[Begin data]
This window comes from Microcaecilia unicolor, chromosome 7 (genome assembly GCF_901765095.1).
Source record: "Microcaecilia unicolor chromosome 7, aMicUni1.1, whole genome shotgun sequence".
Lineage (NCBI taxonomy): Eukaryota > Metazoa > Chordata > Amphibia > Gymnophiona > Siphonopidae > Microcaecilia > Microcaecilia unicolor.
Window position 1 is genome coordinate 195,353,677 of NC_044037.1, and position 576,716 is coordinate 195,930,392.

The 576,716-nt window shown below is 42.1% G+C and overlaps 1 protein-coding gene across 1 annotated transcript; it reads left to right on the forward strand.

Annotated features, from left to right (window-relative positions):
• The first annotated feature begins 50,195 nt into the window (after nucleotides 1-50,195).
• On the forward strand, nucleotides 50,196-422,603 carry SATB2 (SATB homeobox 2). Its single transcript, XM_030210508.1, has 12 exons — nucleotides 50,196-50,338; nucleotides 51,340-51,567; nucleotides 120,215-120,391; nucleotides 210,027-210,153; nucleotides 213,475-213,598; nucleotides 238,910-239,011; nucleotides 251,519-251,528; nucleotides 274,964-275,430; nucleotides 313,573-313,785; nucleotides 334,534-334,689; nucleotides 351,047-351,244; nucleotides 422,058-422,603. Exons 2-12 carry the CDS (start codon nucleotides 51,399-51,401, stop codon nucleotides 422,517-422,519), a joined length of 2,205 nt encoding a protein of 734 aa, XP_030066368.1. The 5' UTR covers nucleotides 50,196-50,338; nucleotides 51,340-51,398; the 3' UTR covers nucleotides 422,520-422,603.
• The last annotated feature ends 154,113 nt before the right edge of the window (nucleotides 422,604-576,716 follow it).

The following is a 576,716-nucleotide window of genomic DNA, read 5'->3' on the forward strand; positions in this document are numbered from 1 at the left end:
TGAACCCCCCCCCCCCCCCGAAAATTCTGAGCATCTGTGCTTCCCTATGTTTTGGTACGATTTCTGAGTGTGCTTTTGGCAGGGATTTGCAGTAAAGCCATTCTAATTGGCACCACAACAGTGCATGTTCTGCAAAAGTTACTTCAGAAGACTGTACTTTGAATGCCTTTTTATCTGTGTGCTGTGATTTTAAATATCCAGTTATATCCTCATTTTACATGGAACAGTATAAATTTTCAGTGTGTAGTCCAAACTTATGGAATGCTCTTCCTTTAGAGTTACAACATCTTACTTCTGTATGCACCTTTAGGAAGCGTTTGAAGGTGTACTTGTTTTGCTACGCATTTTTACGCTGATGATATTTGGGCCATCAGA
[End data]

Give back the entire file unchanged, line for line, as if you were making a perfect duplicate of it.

This window comes from Microcaecilia unicolor, chromosome 7 (genome assembly GCF_901765095.1).
Source record: "Microcaecilia unicolor chromosome 7, aMicUni1.1, whole genome shotgun sequence".
Lineage (NCBI taxonomy): Eukaryota > Metazoa > Chordata > Amphibia > Gymnophiona > Siphonopidae > Microcaecilia > Microcaecilia unicolor.
Window position 1 is genome coordinate 195,353,677 of NC_044037.1, and position 576,716 is coordinate 195,930,392.

The 576,716-nt window shown below is 42.1% G+C and overlaps 1 protein-coding gene across 1 annotated transcript; it reads left to right on the forward strand.

Annotated features, from left to right (window-relative positions):
• The first annotated feature begins 50,195 nt into the window (after nucleotides 1-50,195).
• On the forward strand, nucleotides 50,196-422,603 carry SATB2 (SATB homeobox 2). Its single transcript, XM_030210508.1, has 12 exons — nucleotides 50,196-50,338; nucleotides 51,340-51,567; nucleotides 120,215-120,391; nucleotides 210,027-210,153; nucleotides 213,475-213,598; nucleotides 238,910-239,011; nucleotides 251,519-251,528; nucleotides 274,964-275,430; nucleotides 313,573-313,785; nucleotides 334,534-334,689; nucleotides 351,047-351,244; nucleotides 422,058-422,603. Exons 2-12 carry the CDS (start codon nucleotides 51,399-51,401, stop codon nucleotides 422,517-422,519), a joined length of 2,205 nt encoding a protein of 734 aa, XP_030066368.1. The 5' UTR covers nucleotides 50,196-50,338; nucleotides 51,340-51,398; the 3' UTR covers nucleotides 422,520-422,603.
• The last annotated feature ends 154,113 nt before the right edge of the window (nucleotides 422,604-576,716 follow it).

The following is a 576,716-nucleotide window of genomic DNA, read 5'->3' on the forward strand; positions in this document are numbered from 1 at the left end:
TGAACCCCCCCCCCCCCCCGAAAATTCTGAGCATCTGTGCTTCCCTATGTTTTGGTACGATTTCTGAGTGTGCTTTTGGCAGGGATTTGCAGTAAAGCCATTCTAATTGGCACCACAACAGTGCATGTTCTGCAAAAGTTACTTCAGAAGACTGTACTTTGAATGCCTTTTTATCTGTGTGCTGTGATTTTAAATATCCAGTTATATCCTCATTTTACATGGAACAGTATAAATTTTCAGTGTGTAGTCCAAACTTATGGAATGCTCTTCCTTTAGAGTTACAACATCTTACTTCTGTATGCACCTTTAGGAAGCGTTTGAAGGTGTACTTGTTTTGCTACGCATTTTTACGCTGATGATATTTGGGCCATCAGA